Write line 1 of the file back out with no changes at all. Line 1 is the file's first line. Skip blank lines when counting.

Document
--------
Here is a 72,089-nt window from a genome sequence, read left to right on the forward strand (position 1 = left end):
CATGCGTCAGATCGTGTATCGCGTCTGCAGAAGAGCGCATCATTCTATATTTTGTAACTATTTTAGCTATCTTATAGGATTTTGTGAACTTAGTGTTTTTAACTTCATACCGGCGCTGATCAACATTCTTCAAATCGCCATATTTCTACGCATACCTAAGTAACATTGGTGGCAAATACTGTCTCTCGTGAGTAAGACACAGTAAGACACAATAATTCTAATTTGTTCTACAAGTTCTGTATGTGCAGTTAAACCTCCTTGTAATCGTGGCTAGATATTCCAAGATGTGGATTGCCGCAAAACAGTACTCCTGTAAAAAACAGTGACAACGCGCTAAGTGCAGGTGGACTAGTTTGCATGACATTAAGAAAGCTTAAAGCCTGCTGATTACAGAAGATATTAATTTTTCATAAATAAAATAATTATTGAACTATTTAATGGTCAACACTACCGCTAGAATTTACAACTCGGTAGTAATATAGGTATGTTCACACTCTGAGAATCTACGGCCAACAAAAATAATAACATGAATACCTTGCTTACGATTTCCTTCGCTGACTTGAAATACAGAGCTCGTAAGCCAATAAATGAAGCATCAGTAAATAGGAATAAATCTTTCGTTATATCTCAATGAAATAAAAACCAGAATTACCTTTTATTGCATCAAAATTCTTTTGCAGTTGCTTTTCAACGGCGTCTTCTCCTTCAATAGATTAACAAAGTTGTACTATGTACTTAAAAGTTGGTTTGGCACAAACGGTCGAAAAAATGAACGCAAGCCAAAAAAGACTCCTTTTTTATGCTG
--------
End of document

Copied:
Here is a 72,089-nt window from a genome sequence, read left to right on the forward strand (position 1 = left end):